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Helping your Troubled Teen Daughter Handle Sexual Harassment

from the Academy of Eastern Arizona
Some years ago a little girl asked Jonathan Prevette, a boy in her first grade class in Lexington, North Carolina, to kiss her on the cheek. When Jonathan complied, his teacher sent him to the principal who suspended him for sexual harassment. The Jonathan Prevette case made headlines around the world as an example of American political correctness gone berserk. As for Jonathan, he didn’t really understand the charges against him, and was upset only because he missed an ice cream party at school.

The Prevette case was silly and uncalled for. On the other hand, the case of fifth grader Lashonna Davis was far from silly. The Davis case went all the way to the United States Supreme Court, and set the standard for sexual harassment cases in schools.

Parents of troubled teen daughters should understand that sexual harassment is a legal matter, and that the law is on the side of the victim. Schools have a responsibility to stop any sexual harassment of students.

Lashonna Davis was an outgoing, fun-loving child who enjoyed school until a fellow fifth grader began abusing her. He would touch her breasts and genitals, and make lewd remarks throughout the day. Lashonna’s mother went to the school a number of times and repeatedly asked her daughter’s teacher and principal to discipline the boy or move Lashonna’s seat away from her abuser. The school did nothing for months. Meanwhile Lashonna grew moody and suicidal.

Her mother sued the school under Title IX Act of the Constitution, alleging that her daughter was losing her right to public education because of a form of sexual discrimination. The Supreme Court agreed but put limits on a student’s right to sue a school or school district—thus protecting students against extreme harassment and protecting the schools against frivolous lawsuits.

In her majority ruling in Aurelia Davis v. Monroe County (Georgia) Board of Education, Supreme Court Justice Sandra Day O’Connor described sexual harassment as Severe, pervasive, offensive, and disruptive enough to keep a student from equal educational opportunities guaranteed by Title IX of the Education Amendments of 1972.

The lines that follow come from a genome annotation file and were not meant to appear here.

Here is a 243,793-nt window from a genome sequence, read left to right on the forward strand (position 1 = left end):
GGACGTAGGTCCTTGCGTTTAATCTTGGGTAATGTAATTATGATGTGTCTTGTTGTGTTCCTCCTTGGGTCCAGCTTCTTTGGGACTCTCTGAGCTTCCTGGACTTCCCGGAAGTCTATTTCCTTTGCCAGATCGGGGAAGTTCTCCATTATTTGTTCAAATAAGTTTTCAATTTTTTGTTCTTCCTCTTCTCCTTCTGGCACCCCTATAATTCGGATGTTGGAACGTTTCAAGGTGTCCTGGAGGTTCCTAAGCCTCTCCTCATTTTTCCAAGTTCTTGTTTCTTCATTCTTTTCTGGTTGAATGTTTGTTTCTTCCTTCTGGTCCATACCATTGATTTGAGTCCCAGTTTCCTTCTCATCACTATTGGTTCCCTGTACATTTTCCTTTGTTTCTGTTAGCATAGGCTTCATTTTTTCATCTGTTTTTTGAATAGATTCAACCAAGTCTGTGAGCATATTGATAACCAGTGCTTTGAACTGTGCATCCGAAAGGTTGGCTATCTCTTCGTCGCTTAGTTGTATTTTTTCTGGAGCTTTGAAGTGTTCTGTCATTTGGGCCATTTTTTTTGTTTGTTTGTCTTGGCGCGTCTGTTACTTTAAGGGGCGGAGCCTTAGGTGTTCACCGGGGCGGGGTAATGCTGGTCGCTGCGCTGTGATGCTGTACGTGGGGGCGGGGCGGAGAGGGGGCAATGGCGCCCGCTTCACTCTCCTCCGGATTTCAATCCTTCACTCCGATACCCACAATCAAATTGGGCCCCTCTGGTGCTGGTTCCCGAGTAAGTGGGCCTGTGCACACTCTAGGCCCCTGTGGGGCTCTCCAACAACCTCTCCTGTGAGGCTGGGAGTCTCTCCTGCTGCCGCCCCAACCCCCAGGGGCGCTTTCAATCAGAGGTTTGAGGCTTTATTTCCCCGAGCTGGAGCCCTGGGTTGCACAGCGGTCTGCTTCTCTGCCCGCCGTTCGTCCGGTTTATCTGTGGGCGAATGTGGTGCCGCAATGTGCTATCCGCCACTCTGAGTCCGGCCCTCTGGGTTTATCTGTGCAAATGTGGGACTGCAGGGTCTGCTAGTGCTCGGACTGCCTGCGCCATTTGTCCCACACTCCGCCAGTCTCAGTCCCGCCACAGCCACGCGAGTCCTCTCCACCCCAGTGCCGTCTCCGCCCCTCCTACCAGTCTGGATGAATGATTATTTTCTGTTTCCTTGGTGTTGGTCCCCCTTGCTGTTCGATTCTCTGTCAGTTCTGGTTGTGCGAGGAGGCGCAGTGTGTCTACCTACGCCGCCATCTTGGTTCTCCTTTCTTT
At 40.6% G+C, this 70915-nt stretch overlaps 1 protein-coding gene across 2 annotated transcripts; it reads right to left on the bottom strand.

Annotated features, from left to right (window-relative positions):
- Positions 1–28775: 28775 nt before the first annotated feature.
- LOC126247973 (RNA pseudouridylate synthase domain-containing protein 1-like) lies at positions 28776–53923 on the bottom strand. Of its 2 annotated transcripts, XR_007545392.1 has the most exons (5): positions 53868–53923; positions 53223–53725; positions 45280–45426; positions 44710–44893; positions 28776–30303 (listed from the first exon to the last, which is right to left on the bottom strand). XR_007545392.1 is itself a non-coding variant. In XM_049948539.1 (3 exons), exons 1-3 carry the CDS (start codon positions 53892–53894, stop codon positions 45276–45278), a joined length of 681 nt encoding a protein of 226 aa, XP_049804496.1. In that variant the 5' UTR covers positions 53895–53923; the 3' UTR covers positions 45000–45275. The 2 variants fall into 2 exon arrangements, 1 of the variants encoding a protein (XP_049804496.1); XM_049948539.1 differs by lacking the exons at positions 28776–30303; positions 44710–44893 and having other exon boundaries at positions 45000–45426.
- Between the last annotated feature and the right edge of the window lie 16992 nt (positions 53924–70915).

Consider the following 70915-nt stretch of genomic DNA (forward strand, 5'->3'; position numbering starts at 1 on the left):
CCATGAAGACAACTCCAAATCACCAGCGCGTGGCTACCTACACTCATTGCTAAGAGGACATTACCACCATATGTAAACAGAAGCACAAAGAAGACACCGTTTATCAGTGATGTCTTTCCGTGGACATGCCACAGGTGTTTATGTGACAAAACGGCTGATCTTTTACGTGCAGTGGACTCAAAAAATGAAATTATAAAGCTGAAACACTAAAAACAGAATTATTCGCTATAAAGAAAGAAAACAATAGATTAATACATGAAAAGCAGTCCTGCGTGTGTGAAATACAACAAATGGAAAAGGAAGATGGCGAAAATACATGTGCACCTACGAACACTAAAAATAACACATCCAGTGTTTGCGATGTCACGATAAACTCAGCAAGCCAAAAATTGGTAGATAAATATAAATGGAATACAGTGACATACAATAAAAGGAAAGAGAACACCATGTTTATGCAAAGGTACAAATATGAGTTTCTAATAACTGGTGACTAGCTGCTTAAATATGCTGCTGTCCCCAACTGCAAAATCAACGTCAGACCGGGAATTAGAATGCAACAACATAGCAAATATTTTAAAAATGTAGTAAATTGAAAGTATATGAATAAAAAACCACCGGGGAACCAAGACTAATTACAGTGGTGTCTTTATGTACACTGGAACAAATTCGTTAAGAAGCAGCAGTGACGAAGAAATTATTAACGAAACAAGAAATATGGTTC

Keep in mind the Prevette and Davis cases when you think about sexual harassment. Your Daughter should be able to handle the normal playground incidents of childhood, but she should not be expected to learn in an environment of serious and on-going sexual harassment. Unfortunately, according to a major 2004 study by The American Association of University Women, 83% of girls have experienced harassment at school. Some of it is physical harassment, such as forced kissing or having clothes pulled off. The girls reported that most of the time, such harassment occurred in front of teachers.

Is the harassment unwelcome? "Unwelcome" is a major word in the Title Law. Harassment can be unwelcomed even if the victim has not asked the harasser to stop. Victims are often too afraid to speak up.

The Academy of Eastern Arizona, located in Holbrook, Arizona is to provide a safe, positive environment where each troubled teen girl is able to learn and apply the Values of Responsibility, Self Respect, Respect for Authority, and Self Motivation. Reach them by phone at:(866) 698-3362. See our listing on ISER.COM

Disclaimer: Internet Special Education Resources (ISER) provides this information in an effort to help parents find local special education professionals and resources. ISER does not recommend or endorse any particular special education referral source, special educational methodological bias, type of special education professional, or specific special education professional.


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